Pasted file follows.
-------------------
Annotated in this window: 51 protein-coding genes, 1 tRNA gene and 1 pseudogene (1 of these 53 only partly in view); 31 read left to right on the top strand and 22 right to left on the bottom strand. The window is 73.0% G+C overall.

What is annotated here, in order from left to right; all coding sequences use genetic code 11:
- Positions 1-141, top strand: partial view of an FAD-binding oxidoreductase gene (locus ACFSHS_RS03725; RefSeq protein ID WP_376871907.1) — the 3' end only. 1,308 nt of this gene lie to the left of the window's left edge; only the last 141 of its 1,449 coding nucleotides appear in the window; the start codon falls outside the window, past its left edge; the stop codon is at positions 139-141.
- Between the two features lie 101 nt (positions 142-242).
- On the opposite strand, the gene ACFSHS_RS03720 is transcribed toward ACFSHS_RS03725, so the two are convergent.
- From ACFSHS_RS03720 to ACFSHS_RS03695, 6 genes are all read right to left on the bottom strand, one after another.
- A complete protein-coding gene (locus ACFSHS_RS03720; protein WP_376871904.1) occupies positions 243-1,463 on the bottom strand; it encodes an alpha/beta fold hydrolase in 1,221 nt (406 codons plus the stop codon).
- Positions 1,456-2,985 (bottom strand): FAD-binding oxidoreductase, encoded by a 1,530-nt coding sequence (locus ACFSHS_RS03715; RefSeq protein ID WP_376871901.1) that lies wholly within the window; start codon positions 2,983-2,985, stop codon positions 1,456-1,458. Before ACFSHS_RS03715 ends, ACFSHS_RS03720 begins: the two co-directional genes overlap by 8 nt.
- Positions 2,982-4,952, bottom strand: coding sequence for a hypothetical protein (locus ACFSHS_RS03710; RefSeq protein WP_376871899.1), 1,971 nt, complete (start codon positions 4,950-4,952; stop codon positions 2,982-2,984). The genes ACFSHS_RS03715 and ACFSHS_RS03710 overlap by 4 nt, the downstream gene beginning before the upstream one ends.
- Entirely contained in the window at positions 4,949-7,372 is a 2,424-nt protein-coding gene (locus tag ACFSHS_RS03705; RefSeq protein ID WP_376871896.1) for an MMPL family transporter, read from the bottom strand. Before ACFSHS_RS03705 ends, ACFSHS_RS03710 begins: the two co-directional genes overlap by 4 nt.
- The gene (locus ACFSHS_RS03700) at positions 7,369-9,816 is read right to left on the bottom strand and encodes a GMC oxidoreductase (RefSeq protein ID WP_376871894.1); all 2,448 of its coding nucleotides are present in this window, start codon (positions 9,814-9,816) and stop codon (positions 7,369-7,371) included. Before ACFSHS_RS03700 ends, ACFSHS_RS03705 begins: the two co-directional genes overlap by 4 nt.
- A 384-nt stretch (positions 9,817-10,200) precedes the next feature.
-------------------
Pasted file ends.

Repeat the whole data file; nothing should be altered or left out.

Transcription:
Annotated in this window: 51 protein-coding genes, 1 tRNA gene and 1 pseudogene (1 of these 53 only partly in view); 31 read left to right on the top strand and 22 right to left on the bottom strand. The window is 73.0% G+C overall.

What is annotated here, in order from left to right; all coding sequences use genetic code 11:
- Positions 1-141, top strand: partial view of an FAD-binding oxidoreductase gene (locus ACFSHS_RS03725; RefSeq protein ID WP_376871907.1) — the 3' end only. 1,308 nt of this gene lie to the left of the window's left edge; only the last 141 of its 1,449 coding nucleotides appear in the window; the start codon falls outside the window, past its left edge; the stop codon is at positions 139-141.
- Between the two features lie 101 nt (positions 142-242).
- On the opposite strand, the gene ACFSHS_RS03720 is transcribed toward ACFSHS_RS03725, so the two are convergent.
- From ACFSHS_RS03720 to ACFSHS_RS03695, 6 genes are all read right to left on the bottom strand, one after another.
- A complete protein-coding gene (locus ACFSHS_RS03720; protein WP_376871904.1) occupies positions 243-1,463 on the bottom strand; it encodes an alpha/beta fold hydrolase in 1,221 nt (406 codons plus the stop codon).
- Positions 1,456-2,985 (bottom strand): FAD-binding oxidoreductase, encoded by a 1,530-nt coding sequence (locus ACFSHS_RS03715; RefSeq protein ID WP_376871901.1) that lies wholly within the window; start codon positions 2,983-2,985, stop codon positions 1,456-1,458. Before ACFSHS_RS03715 ends, ACFSHS_RS03720 begins: the two co-directional genes overlap by 8 nt.
- Positions 2,982-4,952, bottom strand: coding sequence for a hypothetical protein (locus ACFSHS_RS03710; RefSeq protein WP_376871899.1), 1,971 nt, complete (start codon positions 4,950-4,952; stop codon positions 2,982-2,984). The genes ACFSHS_RS03715 and ACFSHS_RS03710 overlap by 4 nt, the downstream gene beginning before the upstream one ends.
- Entirely contained in the window at positions 4,949-7,372 is a 2,424-nt protein-coding gene (locus tag ACFSHS_RS03705; RefSeq protein ID WP_376871896.1) for an MMPL family transporter, read from the bottom strand. Before ACFSHS_RS03705 ends, ACFSHS_RS03710 begins: the two co-directional genes overlap by 4 nt.
- The gene (locus ACFSHS_RS03700) at positions 7,369-9,816 is read right to left on the bottom strand and encodes a GMC oxidoreductase (RefSeq protein ID WP_376871894.1); all 2,448 of its coding nucleotides are present in this window, start codon (positions 9,814-9,816) and stop codon (positions 7,369-7,371) included. Before ACFSHS_RS03700 ends, ACFSHS_RS03705 begins: the two co-directional genes overlap by 4 nt.
- A 384-nt stretch (positions 9,817-10,200) precedes the next feature.